Vermont man takes young daughter into freezing Lake Superior after capsized sailboat

“It was incredible to see how everything had come together. It was almost like a surprise,” Viñales told CBC Radio on Friday, after he plucked a family of three from the cold waters of…

Vermont man takes young daughter into freezing Lake Superior after capsized sailboat

“It was incredible to see how everything had come together. It was almost like a surprise,” Viñales told CBC Radio on Friday, after he plucked a family of three from the cold waters of Lake Superior, which is just a few feet from their capsized sailboat off Quebec’s Gaspé Peninsula.

Vietnamese-born Viñales, 45, was born in Vietnam and returned after high school to Ontario, where he met his wife, Danielle.

The two of them began building their own sailboats.

After the severe storms that caused landslides and flooded homes in the northwestern United States earlier this month, the province of Quebec set up a “Safe Boating, Snowy and Deep” ad campaign to encourage people to exercise caution.

The family of two adults and their 6-year-old daughter were on board a sailboat going between Caisse Nationale d’Habitation and Na Walcott Islands when it ran into bad weather on Wednesday evening, French-language newspaper Le Soleil reported.

The force of the waves and the power of winds pushed the boat, its sails blown away, about 200 kilometers (125 miles) northward towards La Motte Island, near the Canadian border with Quebec.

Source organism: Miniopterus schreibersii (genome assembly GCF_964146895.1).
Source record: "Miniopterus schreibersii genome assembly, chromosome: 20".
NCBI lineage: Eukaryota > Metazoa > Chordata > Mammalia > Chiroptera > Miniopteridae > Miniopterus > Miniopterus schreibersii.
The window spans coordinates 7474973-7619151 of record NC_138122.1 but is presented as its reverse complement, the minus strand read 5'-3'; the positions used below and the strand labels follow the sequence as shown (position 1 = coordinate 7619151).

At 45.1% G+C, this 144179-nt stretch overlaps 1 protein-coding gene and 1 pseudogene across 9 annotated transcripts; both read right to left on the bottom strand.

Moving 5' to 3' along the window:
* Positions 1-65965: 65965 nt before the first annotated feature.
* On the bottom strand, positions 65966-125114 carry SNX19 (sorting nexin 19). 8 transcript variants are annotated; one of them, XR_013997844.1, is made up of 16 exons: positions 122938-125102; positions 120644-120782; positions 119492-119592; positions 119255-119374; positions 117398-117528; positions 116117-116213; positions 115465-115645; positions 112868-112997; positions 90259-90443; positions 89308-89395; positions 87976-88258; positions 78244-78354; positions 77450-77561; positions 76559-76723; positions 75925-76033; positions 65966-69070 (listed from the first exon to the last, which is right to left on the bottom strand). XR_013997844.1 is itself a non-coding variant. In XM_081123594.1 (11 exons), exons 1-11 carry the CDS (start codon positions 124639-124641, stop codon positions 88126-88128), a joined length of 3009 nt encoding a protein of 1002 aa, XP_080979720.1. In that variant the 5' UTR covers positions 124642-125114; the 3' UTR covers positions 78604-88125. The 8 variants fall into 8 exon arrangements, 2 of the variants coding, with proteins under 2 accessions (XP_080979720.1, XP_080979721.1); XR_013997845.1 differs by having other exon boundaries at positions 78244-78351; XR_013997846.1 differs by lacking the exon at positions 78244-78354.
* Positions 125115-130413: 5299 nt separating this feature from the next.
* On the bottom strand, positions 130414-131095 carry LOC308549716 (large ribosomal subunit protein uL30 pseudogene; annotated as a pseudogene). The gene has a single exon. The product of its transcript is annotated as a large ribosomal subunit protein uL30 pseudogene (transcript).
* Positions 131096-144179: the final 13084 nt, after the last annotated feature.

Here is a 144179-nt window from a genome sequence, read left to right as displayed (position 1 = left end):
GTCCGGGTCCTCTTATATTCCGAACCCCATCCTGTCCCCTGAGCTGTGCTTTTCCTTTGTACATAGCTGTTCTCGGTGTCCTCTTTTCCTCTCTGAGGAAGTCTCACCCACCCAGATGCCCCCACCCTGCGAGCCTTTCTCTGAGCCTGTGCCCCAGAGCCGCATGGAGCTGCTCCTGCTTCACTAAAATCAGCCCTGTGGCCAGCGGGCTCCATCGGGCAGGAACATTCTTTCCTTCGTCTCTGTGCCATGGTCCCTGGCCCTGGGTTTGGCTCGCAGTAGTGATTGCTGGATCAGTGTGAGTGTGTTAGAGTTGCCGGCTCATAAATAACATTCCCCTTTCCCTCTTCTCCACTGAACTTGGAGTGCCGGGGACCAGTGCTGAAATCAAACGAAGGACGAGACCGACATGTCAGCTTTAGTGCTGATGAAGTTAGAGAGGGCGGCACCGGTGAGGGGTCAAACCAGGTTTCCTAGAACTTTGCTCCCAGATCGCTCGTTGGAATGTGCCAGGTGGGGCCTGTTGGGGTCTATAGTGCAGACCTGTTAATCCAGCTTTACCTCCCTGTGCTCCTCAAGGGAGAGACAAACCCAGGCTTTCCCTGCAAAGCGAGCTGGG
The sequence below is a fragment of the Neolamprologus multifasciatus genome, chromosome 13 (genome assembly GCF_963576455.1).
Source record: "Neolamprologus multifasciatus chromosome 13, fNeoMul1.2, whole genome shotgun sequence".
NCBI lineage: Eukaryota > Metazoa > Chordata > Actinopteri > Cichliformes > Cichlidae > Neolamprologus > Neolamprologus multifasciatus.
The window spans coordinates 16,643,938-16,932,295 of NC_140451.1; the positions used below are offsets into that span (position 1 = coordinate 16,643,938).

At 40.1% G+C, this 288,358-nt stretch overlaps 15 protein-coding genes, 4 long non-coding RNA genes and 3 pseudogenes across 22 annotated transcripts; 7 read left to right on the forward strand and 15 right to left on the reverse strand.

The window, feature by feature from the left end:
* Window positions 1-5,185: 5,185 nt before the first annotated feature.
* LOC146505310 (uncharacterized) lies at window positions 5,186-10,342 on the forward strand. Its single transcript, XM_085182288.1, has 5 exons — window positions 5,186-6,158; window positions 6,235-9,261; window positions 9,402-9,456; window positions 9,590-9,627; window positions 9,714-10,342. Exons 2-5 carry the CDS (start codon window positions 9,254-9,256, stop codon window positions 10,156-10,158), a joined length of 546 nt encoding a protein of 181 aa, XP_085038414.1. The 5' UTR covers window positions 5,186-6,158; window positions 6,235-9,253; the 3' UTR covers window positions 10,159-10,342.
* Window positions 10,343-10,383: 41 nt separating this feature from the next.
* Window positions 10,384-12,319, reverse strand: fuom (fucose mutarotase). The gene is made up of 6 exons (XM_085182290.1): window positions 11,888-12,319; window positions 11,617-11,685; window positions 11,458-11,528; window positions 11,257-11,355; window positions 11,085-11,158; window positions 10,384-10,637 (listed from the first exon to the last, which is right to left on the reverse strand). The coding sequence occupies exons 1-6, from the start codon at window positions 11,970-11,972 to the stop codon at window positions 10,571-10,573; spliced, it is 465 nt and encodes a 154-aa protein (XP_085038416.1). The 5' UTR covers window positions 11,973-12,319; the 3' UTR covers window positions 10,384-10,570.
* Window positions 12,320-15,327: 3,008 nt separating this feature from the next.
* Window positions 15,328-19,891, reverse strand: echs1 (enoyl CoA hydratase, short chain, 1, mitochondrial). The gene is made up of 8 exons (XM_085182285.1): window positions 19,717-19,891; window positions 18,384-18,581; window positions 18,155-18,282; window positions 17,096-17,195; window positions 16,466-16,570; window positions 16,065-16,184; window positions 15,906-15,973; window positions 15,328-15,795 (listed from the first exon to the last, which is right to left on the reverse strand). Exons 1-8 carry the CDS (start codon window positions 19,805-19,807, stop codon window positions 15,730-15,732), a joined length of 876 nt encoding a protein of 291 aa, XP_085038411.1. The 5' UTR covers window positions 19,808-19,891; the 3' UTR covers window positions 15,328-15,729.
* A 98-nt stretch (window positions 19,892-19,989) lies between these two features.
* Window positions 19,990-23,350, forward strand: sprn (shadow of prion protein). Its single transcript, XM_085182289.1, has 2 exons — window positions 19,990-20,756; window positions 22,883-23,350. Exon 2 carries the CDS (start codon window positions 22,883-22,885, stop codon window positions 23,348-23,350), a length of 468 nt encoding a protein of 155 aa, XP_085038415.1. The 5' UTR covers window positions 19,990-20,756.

Conditions were so bad that French meteorologist Michel Dussault, who saw the capsized boat, told Le Soleil: “It was like a car trying to pass over a beach.”

The father – named in the media as farmer Philippe Chagnon – called emergency services to report that he was looking for his family.

Just before midnight, they were spotted, having surfaced in high seas in 120-metre waves.

Firefighters and fisheries officials who were waiting at the scene quickly hoisted the father and his young child to safety, while Viñales spent 20 minutes carefully pulling the two youngest children, aged 6 and 3, to safety.

Although locals can be found across Lake Superior, the small isolated islands surrounding the North Shore of Montreal are prone to bad weather.

Part of the North Shore of Montreal is under a freeze watch this weekend as temperatures are forecast to remain below freezing.

“There are islands between Gaumont and La Motte Island, all of which have their own beaches. That’s where it happened,” said Fire Chief Raymond Dubois, who added that he and his colleagues carried out several rescues in the area this week.

Of the 20 “Safe Boating, Snowy and Deep” posters distributed in Quebec by the provincial government to promote the message, almost 10,000 were purchased over a three-month period.

By Justin Pelletier

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